Final Report on 43 Missing Mexican Students Cements Doubt

(Photo: Marco Ugarte, AP)

(Photo: Marco Ugarte, AP)

More information has been released on the 43 Mexican students who disappeared in 2014 in a final report made by the international experts who have been investigating the case for over a year.

The Interdisciplinary Group of Independent Experts (IGEI) panel, which was commissioned by the Inter-American Commission on Human Rights (IACHR), found that the official government inquiry into the events surrounding the disappearances is invalid and should be dismissed.

The incident in question occurred in September 2014 in Iguala in the state of Guerrero. Teachers in training from a college in Ayotzinapa hijacked buses, a commonly tolerated practice, to participate in a protest in Iguala. They were marching against local employment policies that they said discriminated against teachers from rural backgrounds.

According to prosecutors, the 43 student teachers were detained by police under the orders of Iguala mayor Jose Luis Abarca, and then handed over to a local gang, Guerreros Unidos, who killed the students and burned their bodies in a local landfill. However, relatives of the victims insist that this version of the story was invented to cover up involvement by important politicians and army officers.

The IGEI began investigating the case in March 2015 at the behest of the victims' families. Within six months, they published their first report, which disagreed with what the government had called the "historic truth."

The report they released this month is their second, and in it, the panel details evidence of torture and bribery of suspects leading to confessions, as well as obstruction of justice by authorities, report José de Córdoba and Dudley Althaus of the Wall Street Journal.

The Associated Press quoted Patricio Reyes Landa, who said in testimony:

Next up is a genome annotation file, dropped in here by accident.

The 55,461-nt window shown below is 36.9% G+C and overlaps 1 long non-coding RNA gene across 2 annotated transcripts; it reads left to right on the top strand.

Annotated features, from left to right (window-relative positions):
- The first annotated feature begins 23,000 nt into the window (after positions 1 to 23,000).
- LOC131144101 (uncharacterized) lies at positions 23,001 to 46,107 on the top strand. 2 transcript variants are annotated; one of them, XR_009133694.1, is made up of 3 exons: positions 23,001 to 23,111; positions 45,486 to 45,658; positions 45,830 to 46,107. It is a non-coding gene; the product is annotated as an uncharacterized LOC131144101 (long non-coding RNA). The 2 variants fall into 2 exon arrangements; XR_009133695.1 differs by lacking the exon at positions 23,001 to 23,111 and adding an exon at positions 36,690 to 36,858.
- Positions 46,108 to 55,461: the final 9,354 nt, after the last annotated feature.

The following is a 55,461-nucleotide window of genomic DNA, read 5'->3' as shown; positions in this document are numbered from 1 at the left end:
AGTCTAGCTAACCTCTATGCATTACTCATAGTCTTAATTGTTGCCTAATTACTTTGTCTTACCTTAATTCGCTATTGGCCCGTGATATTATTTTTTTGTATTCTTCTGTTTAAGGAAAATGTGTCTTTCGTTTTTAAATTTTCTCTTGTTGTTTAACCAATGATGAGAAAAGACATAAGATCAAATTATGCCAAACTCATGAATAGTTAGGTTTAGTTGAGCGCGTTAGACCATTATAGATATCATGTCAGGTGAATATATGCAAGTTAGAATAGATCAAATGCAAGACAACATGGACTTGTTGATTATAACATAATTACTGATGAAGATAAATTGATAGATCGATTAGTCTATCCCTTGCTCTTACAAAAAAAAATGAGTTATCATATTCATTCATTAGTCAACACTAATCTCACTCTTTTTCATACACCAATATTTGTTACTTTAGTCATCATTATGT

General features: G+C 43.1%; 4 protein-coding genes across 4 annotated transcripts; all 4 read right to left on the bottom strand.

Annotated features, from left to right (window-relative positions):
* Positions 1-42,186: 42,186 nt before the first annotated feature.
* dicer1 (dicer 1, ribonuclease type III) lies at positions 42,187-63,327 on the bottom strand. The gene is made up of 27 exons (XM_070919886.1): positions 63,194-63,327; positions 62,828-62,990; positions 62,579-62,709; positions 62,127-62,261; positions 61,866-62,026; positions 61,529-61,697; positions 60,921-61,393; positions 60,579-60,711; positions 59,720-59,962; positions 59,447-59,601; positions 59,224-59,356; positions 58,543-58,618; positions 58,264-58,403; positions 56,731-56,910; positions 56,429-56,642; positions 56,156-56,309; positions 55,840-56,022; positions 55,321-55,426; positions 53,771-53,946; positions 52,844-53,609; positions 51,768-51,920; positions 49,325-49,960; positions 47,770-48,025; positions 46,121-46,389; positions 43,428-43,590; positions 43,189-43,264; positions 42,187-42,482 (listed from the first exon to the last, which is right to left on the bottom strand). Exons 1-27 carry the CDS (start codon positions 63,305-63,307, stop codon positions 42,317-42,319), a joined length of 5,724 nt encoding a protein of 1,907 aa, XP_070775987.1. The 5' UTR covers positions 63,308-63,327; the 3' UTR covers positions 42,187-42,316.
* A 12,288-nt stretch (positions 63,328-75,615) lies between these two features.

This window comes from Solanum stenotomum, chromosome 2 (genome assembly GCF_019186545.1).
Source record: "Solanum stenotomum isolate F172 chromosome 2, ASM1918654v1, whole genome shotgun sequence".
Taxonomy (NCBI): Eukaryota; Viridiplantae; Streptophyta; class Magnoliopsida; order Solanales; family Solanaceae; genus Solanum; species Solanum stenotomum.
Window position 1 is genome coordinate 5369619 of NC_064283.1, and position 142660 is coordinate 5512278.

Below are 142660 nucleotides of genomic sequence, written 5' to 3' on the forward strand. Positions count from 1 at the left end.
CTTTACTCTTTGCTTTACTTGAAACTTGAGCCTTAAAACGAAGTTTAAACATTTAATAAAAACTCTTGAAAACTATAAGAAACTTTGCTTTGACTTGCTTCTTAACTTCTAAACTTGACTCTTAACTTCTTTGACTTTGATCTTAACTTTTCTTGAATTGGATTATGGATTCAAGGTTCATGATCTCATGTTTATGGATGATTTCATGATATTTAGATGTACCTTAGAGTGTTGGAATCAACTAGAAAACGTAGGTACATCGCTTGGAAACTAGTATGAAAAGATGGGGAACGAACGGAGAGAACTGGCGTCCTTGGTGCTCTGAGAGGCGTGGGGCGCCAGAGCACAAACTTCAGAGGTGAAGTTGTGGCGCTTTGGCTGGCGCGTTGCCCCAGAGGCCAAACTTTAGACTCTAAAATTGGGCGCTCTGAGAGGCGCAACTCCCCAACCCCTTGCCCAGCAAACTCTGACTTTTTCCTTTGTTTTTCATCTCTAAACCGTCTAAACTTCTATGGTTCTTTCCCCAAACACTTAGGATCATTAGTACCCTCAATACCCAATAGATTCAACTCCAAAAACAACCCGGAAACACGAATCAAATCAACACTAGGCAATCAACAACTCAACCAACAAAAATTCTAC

It was a lie the way they said they caught us. They went into the house, beating and kicking. They hauled me aboard a vehicle, they blindfolded me, tied my feet and hands, they began beating me again and gave me electric shocks, they put a rag over my nose and poured water on it. They gave me shocks on the inside of my mouth and my testicles. They put a bag over my face so I couldn't breathe. It went on for hours.

They also found that the level of collaboration between the groups involved, as described in a New York Times article by Kirk Semple, is evidence of prior planning by higher-ups.

Francisco Fox, a member of the IACHR, said during a press conference in Mexico City:

The independent panel has not found a shred of evidence to show that the bodies were burned at the landfill site in Cocula. There is evidence that the mobile phones of the students were active hours after, or in some cases, days after the time when they would have been burned.

They found 17 bodies at the aforementioned landfill site, but none of them match the missing teachers, reports BBC News.

The students' protest disturbed an event planned by Maria de los Angeles Pineda, the wife of the city's mayor, who has since been charged with involvement in organized crime.

The IGEI's conclusion sparked outrage among Mexican citizens who protested in the streets against the perceived impunity.

05 1, 2016
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